The renovation revival of Kenilworth Shopping Center
CHANGE AGENT: The opening of Superior Grill has pumped life into the Kenilworth Shopping Center, and General Manager Brian Whitley says the restaurant is focused on engaging with the community to build on its early success. (Photo by Collin Richie)
When Luxe Salon owner Greg Metzler bought the building on a lot fronting the Kenilworth Shopping Center 13 years ago, he was scared.
Neither he nor his husband, with whom he’s run the hair salon for the past 20 years, were from the Baton Rouge area, and the shopping center, built in the 1960s, looked dated and run-down. It was 2005, so why didn’t it look like it had been updated in the past 40 years?
“We were kind of scared at first, but we got such a great price on the building,” says Metzler, whose salon is located on an outparcel of the center.
Though the asking price was nearly $700,000, Metzler got the price knocked down by 50%, paying the full $350,000 in cash. He says they were the first interested buyer that wasn’t a bank.
Looking back on those early years, Metzler, as well as the tenants who have since trickled in, have witnessed the physical and economic changes the shopping center has undergone. The center houses five tenants: Superior Grill, Robért Fresh Market, Max Fitness, Inspired Martial Arts and Quantum Mail & Ship.
“I would say within the past nine months the activity started picking up,” says tenant Wanda Owens, who owns Quantum Mail & Ship. “When you come here in the evenings, especially Thursdays through Sundays, the shopping center’s just packed.”
Its transition from dilapidated space to neighborhood hotspot wasn’t an overnight success, but rather a strategy that has gradually unfurled over the past several years, catalyzed by the overlapping entrances of Robért Fresh Market and Superior Grill—two strong anchors that have filled the once near-empty parking lot.
“With neighborhood shopping centers, it doesn’t matter what stores are in there, as long as the anchor fits for that demographic,” says Jonathan Walker, a broker with Maestri-Murrell Commercial Real Estate.
Finding that “perfect fit” hasn’t been easy for the Kenilworth Shopping Center, located on Highland Road. For years, it was plagued with vacancies and an unkempt exterior. But over the past year-and-a-half, it has undergone extensive renovations and has maintained a 100% occupancy rate.
How did Kenilworth do it? More specifically, what sparked its growth, what are the effects of that and how will the shopping center maintain its newfound vitality?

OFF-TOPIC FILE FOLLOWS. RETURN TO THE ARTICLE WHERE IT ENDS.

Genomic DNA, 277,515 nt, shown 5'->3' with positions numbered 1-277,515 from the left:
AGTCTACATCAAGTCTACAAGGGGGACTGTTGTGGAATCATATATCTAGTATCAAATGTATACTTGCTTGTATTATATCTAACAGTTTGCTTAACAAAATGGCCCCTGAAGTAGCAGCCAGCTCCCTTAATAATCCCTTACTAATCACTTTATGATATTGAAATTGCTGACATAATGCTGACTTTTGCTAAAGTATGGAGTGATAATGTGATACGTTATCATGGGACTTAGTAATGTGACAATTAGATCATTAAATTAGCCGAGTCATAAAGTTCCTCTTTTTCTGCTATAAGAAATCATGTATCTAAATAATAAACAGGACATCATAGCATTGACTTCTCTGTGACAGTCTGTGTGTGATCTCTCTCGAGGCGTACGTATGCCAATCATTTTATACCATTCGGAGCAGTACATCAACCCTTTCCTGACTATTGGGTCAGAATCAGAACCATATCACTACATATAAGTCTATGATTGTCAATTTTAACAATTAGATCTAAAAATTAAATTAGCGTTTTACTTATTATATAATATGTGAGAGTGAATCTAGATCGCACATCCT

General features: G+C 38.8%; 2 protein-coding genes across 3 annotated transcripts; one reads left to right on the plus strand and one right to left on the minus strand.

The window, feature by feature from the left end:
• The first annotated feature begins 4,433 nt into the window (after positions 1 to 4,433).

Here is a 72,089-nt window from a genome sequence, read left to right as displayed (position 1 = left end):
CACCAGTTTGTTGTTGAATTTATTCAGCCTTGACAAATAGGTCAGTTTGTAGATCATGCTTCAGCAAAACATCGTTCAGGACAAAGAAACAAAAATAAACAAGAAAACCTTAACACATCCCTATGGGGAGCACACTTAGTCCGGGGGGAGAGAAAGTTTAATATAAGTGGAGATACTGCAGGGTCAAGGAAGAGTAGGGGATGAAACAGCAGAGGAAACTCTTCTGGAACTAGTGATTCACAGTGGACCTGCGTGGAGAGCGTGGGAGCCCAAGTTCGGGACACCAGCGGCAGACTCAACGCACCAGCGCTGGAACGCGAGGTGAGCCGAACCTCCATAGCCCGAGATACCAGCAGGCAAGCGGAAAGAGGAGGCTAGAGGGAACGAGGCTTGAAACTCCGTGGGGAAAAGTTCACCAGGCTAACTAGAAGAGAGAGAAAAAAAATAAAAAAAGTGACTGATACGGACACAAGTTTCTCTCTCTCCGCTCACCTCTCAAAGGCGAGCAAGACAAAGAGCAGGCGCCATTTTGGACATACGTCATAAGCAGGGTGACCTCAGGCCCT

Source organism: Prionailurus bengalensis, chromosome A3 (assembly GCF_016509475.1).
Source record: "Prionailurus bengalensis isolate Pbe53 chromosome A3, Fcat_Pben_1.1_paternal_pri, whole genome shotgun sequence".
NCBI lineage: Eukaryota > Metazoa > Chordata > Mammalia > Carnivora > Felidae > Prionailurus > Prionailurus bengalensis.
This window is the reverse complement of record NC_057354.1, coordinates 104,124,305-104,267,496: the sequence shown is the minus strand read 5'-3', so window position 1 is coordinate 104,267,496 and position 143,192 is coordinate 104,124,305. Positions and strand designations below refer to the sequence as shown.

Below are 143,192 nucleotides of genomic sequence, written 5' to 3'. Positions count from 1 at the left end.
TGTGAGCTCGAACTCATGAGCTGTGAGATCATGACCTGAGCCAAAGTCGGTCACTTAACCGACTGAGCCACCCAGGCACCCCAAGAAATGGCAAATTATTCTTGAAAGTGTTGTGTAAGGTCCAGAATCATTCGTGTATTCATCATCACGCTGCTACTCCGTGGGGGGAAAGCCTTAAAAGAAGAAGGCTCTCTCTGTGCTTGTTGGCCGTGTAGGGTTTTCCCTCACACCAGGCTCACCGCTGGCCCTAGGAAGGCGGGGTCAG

A new look
With the shopping center’s new anchors came a new look. Superior Grill revealed its plans for a Highland location in May 2015, and Robért Fresh Market announced it would replace the Matherne’s Supermarket in February 2016. However, the rebranded grocery store materialized a year before the restaurant.
The agreement came with one key condition: more than $2.5 million in renovations on the Robért space, as well as a facelift for the entire shopping center.
“Our owner, Marc Robért, saw the potential here, and what had not been done here,” says Garris Matthews, Robért’s director of operations. “He saw the move as an opportunity to really update the shopping center.”
First, the grocery store absorbed two of the shopping center’s smaller adjoining units, one that used to be a barber shop and another that had been vacant. Designers and architects changed the building’s decor and layout, ultimately adding 5,000 square feet of space.
The initial renovation, completed shortly after the chain took over the building, expanded the bakery and featured a boiled seafood area. The store later remained open during a second wave of renovations in spring 2017, which included a CC’s Coffee House, outdoor seating, floral department and full-service bakery. Upgrades to the facility were completed in mid-June.
But the grocery store wasn’t the only catalyst for change in the shopping center.
Historically, the restaurant site that once belonged to the ill-fated Arzi’s Greek and Lebanese Cafe—and, before that, Monjunis Italian Cafe—seemed cursed. In the early 2000s, the building belonged to Giovanni’s Italian Restaurant, which folded after several of its regulars hosted prostitutes in the restaurant’s private meeting room. Monjunis went out of business in 2011. A fire blazed through Arzi’s in 2014.
Needless to say, the site remained unoccupied for years before late 2017, when Superior Grill took over the space of the entire 7,000-square-foot building that fronts the shopping center and previously housed four tenants. The move was preceded by some 15 months of planning, followed by another 16 months of construction.